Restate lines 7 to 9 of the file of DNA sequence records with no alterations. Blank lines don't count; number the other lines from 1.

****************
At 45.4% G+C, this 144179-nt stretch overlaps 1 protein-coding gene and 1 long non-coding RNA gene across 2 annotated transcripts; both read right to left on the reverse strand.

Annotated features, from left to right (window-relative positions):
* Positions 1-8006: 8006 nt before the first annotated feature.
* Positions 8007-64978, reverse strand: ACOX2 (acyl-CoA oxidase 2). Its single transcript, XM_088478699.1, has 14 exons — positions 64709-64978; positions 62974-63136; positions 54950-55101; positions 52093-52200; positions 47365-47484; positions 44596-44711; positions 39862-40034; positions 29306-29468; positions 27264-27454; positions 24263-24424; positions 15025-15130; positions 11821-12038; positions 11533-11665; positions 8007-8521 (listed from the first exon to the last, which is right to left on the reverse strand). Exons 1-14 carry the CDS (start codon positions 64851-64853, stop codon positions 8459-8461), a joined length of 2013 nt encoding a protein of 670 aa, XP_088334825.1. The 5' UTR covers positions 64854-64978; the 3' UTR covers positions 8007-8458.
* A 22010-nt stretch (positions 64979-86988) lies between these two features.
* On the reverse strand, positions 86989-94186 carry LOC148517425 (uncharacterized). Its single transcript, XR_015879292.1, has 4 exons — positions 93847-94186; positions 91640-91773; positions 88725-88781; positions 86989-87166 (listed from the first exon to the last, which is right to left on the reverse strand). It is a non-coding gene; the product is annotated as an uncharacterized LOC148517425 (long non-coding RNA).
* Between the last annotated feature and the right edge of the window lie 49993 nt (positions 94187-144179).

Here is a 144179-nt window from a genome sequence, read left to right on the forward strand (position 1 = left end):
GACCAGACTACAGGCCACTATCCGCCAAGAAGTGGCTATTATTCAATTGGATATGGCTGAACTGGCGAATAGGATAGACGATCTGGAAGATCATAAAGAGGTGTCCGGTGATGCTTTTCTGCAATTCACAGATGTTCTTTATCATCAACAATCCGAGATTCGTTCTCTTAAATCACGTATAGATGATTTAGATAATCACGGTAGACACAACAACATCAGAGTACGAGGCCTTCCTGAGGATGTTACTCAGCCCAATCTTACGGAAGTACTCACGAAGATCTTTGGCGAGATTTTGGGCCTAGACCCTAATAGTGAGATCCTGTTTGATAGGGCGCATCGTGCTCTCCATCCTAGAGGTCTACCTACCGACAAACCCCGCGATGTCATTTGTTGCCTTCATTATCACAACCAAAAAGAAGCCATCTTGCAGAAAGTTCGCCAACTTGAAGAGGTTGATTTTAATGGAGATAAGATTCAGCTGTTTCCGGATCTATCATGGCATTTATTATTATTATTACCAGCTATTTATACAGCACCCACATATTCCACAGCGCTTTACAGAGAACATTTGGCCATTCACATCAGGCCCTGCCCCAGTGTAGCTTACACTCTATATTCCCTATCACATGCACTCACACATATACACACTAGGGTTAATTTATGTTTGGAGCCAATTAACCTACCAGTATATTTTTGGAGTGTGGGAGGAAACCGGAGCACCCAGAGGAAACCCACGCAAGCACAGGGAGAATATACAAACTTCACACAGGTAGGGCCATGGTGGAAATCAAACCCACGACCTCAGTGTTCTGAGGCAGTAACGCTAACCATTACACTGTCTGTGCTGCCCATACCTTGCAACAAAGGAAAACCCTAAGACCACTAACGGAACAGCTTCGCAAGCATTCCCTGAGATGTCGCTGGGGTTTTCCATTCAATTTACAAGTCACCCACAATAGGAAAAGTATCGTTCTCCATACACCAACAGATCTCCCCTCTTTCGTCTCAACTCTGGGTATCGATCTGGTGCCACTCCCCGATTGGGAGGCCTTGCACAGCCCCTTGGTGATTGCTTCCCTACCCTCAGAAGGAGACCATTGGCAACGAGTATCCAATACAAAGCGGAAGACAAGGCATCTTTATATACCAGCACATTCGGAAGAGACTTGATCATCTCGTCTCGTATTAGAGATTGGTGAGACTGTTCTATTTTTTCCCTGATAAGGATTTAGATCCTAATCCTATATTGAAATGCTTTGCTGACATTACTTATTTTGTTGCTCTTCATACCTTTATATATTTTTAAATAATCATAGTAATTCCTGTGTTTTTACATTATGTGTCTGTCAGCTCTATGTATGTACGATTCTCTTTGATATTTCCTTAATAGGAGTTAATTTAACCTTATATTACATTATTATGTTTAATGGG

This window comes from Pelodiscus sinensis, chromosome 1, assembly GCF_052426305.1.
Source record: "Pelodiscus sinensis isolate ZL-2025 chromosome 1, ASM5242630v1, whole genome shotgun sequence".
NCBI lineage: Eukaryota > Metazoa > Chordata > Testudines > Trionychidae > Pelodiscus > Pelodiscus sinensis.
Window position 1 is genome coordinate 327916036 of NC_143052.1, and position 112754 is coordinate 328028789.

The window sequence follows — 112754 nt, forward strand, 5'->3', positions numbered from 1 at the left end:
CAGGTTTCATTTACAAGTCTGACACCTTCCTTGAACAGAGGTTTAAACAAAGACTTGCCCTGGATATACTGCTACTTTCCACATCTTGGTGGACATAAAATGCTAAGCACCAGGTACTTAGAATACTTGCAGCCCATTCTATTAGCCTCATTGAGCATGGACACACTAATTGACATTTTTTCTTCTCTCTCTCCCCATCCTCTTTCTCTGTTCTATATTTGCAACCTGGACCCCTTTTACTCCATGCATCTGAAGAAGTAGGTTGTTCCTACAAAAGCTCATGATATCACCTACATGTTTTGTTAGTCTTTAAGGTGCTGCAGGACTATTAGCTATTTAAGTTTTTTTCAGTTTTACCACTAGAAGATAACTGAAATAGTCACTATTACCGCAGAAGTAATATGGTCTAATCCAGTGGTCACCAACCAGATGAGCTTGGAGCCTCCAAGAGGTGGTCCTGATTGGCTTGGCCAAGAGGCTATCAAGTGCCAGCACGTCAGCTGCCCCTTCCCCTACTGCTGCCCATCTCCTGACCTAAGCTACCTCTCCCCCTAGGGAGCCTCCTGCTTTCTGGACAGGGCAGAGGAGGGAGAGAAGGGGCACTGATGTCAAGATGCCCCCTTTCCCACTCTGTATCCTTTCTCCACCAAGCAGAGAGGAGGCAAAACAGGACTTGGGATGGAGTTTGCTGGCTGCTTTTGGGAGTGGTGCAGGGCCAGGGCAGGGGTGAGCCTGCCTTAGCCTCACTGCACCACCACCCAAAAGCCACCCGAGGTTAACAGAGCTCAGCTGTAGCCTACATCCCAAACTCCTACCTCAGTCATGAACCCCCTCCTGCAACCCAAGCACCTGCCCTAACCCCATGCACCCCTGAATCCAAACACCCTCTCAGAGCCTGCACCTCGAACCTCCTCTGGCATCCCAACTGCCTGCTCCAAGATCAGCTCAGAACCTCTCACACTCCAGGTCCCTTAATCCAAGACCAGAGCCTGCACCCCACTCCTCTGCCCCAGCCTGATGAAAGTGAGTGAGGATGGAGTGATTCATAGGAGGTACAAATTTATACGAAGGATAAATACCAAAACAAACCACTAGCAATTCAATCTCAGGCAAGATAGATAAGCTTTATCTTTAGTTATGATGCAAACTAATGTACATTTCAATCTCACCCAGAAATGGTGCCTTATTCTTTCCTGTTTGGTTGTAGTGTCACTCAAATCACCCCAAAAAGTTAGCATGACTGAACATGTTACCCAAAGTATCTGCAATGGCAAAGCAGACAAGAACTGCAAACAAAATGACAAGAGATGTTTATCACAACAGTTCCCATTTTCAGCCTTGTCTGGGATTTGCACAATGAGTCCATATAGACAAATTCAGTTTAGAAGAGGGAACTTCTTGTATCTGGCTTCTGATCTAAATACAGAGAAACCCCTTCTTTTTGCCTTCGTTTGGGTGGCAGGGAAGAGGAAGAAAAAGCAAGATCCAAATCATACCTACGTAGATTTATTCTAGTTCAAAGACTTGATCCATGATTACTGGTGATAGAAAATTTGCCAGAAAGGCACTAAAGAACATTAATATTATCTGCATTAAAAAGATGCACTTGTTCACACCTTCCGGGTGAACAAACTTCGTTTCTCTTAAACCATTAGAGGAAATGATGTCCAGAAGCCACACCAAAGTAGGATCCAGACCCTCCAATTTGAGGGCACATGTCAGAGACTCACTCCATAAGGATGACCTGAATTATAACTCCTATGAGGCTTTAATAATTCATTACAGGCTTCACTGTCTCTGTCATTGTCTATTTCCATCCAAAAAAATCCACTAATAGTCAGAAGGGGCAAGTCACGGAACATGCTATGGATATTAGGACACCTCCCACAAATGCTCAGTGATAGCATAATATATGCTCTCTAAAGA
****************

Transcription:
* Between the last annotated feature and the right edge of the window lie 49993 nt (positions 94187-144179).

Here is a 144179-nt window from a genome sequence, read left to right on the forward strand (position 1 = left end):
GACCAGACTACAGGCCACTATCCGCCAAGAAGTGGCTATTATTCAATTGGATATGGCTGAACTGGCGAATAGGATAGACGATCTGGAAGATCATAAAGAGGTGTCCGGTGATGCTTTTCTGCAATTCACAGATGTTCTTTATCATCAACAATCCGAGATTCGTTCTCTTAAATCACGTATAGATGATTTAGATAATCACGGTAGACACAACAACATCAGAGTACGAGGCCTTCCTGAGGATGTTACTCAGCCCAATCTTACGGAAGTACTCACGAAGATCTTTGGCGAGATTTTGGGCCTAGACCCTAATAGTGAGATCCTGTTTGATAGGGCGCATCGTGCTCTCCATCCTAGAGGTCTACCTACCGACAAACCCCGCGATGTCATTTGTTGCCTTCATTATCACAACCAAAAAGAAGCCATCTTGCAGAAAGTTCGCCAACTTGAAGAGGTTGATTTTAATGGAGATAAGATTCAGCTGTTTCCGGATCTATCATGGCATTTATTATTATTATTACCAGCTATTTATACAGCACCCACATATTCCACAGCGCTTTACAGAGAACATTTGGCCATTCACATCAGGCCCTGCCCCAGTGTAGCTTACACTCTATATTCCCTATCACATGCACTCACACATATACACACTAGGGTTAATTTATGTTTGGAGCCAATTAACCTACCAGTATATTTTTGGAGTGTGGGAGGAAACCGGAGCACCCAGAGGAAACCCACGCAAGCACAGGGAGAATATACAAACTTCACACAGGTAGGGCCATGGTGGAAATCAAACCCACGACCTCAGTGTTCTGAGGCAGTAACGCTAACCATTACACTGTCTGTGCTGCCCATACCTTGCAACAAAGGAAAACCCTAAGACCACTAACGGAACAGCTTCGCAAGCATTCCCTGAGATGTCGCTGGGGTTTTCCATTCAATTTACAAGTCACCCACAATAGGAAAAGTATCGTTCTCCATACACCAACAGATCTCCCCTCTTTCGTCTCAACTCTGGGTATCGATCTGGTGCCACTCCCCGATTGGGAGGCCTTGCACAGCCCCTTGGTGATTGCTTCCCTACCCTCAGAAGGAGACCATTGGCAACGAGTATCCAATACAAAGCGGAAGACAAGGCATCTTTATATACCAGCACATTCGGAAGAGACTTGATCATCTCGTCTCGTATTAGAGATTGGTGAGACTGTTCTATTTTTTCCCTGATAAGGATTTAGATCCTAATCCTATATTGAAATGCTTTGCTGACATTACTTATTTTGTTGCTCTTCATACCTTTATATATTTTTAAATAATCATAGTAATTCCTGTGTTTTTACATTATGTGTCTGTCAGCTCTATGTATGTACGATTCTCTTTGATATTTCCTTAATAGGAGTTAATTTAACCTTATATTACATTATTATGTTTAATGGG